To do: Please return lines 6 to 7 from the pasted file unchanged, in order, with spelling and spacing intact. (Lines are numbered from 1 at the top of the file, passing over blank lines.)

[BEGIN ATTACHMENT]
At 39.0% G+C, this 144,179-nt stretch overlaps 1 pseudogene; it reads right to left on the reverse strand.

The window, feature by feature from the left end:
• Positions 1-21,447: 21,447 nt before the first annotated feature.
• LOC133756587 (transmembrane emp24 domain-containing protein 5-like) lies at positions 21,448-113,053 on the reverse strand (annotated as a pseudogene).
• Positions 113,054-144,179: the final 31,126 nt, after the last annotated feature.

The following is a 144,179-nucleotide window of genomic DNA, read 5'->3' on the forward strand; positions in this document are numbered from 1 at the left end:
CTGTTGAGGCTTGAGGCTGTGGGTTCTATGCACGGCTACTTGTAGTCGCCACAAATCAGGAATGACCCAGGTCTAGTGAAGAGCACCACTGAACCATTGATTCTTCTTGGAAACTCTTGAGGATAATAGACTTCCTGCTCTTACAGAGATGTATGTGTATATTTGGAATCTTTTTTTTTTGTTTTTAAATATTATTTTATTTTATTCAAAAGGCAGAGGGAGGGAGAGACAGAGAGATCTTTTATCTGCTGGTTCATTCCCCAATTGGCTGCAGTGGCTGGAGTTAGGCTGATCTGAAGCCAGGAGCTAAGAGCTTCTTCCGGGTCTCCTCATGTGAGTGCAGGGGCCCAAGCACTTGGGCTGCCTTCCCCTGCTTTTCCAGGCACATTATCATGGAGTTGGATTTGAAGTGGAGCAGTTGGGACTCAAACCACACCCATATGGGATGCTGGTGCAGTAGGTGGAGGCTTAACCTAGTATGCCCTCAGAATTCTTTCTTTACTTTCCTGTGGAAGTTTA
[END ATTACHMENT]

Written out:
The following is a 144,179-nucleotide window of genomic DNA, read 5'->3' on the forward strand; positions in this document are numbered from 1 at the left end:
CTGTTGAGGCTTGAGGCTGTGGGTTCTATGCACGGCTACTTGTAGTCGCCACAAATCAGGAATGACCCAGGTCTAGTGAAGAGCACCACTGAACCATTGATTCTTCTTGGAAACTCTTGAGGATAATAGACTTCCTGCTCTTACAGAGATGTATGTGTATATTTGGAATCTTTTTTTTTTGTTTTTAAATATTATTTTATTTTATTCAAAAGGCAGAGGGAGGGAGAGACAGAGAGATCTTTTATCTGCTGGTTCATTCCCCAATTGGCTGCAGTGGCTGGAGTTAGGCTGATCTGAAGCCAGGAGCTAAGAGCTTCTTCCGGGTCTCCTCATGTGAGTGCAGGGGCCCAAGCACTTGGGCTGCCTTCCCCTGCTTTTCCAGGCACATTATCATGGAGTTGGATTTGAAGTGGAGCAGTTGGGACTCAAACCACACCCATATGGGATGCTGGTGCAGTAGGTGGAGGCTTAACCTAGTATGCCCTCAGAATTCTTTCTTTACTTTCCTGTGGAAGTTTA